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I recently was notified that a script had been running for 5 days. It was suggested that it might have been one of 3 possible scripts. One had code structured similar to the following:

Edit I had modified the alert message (only) a few days prior to the purported beginning.

<body>

<script type="text/javascript">
    alert('Some message');
</script>

<div id="container">
....

The intent was to have the alert viewable before the underlying page loaded.

Could this alert waiting for OK to be pressed in someone's browser have caused the program to run for days ??

(I did question script time limits, but that was dismissed.) I'm just trying to learn about the process of serving pages. Thanks for looking and answering.

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Are you talking about a script running for five days on the webserver? The alert would be display before the rest of the page, but I wouldn't think that'd affect the webserver. –  nnnnnn Sep 18 '12 at 2:37
    
@nnnnnn That's what I was told. –  David Sep 18 '12 at 2:37
    
"it might have been one of 3 possible scripts" - Couldn't whoever told you identify which script it was? How did they determine that there was a problem? –  nnnnnn Sep 18 '12 at 2:39
    
@nnnnnn They compared the number of seconds of running with the server logs and in that minute were 3. Pretty scientific... –  David Sep 18 '12 at 2:41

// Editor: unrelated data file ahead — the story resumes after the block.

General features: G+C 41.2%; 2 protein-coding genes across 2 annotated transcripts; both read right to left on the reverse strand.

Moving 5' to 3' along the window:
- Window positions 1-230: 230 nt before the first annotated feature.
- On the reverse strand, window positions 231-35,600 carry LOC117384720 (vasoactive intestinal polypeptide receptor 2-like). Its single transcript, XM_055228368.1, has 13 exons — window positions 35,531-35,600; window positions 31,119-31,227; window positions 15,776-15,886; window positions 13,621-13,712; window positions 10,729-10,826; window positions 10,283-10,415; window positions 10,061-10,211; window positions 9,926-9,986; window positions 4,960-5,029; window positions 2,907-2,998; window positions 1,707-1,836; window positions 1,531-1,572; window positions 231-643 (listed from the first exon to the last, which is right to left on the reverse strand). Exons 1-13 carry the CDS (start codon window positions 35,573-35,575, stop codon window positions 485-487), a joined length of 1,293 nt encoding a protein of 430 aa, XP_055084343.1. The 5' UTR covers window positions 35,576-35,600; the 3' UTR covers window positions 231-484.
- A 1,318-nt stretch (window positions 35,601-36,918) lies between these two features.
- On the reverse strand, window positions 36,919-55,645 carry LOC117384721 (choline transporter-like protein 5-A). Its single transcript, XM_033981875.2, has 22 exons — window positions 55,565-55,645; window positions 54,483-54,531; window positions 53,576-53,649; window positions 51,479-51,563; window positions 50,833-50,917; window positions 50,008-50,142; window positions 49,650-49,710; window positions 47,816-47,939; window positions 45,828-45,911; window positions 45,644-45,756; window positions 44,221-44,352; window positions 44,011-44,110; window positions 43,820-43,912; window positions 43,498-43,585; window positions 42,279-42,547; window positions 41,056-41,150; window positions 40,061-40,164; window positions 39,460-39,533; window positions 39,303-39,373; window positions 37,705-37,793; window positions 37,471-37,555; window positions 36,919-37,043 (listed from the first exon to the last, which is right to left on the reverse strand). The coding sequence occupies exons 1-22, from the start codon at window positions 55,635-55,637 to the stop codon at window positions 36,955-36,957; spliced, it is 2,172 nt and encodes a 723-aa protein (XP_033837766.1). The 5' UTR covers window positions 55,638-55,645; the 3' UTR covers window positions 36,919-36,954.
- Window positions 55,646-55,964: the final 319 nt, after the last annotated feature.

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1 Answer

up vote 1 down vote accepted

To be clear, alert() is a client side script. The server completes the processing of the page and sends it to the client. And in your case, the client is the one, which is running now and not the server is suspended.

Consider this small PHP Snippet:

<?php
    echo "Script Started!<br />\n"
    sleep(10);
    echo "Script Ended!<br />\n";
?>

The page will load only after 10 seconds of processing by the server and it sends out the fully processed code. So, in anyway, javascript alert or client side scripting won't stop server execution.

Hope it is clear.

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1  
Hmm.. Probably right!! –  codeHeart Sep 18 '12 at 2:38
1  
That makes sense. I AM puzzled by the claim that the hosting company servers detected high CPU 5 days after the script started. But just trying to examine my scripts. –  David Sep 18 '12 at 2:40
    
What do you mean in the 2nd line by, '...and not the server is suspended'? –  David Sep 18 '12 at 2:47
    
The server doesn't stop its execution expecting the user to click on OK button on the alert box! :P This is what I meant @DavidC –  Praveen Kumar Sep 18 '12 at 2:57
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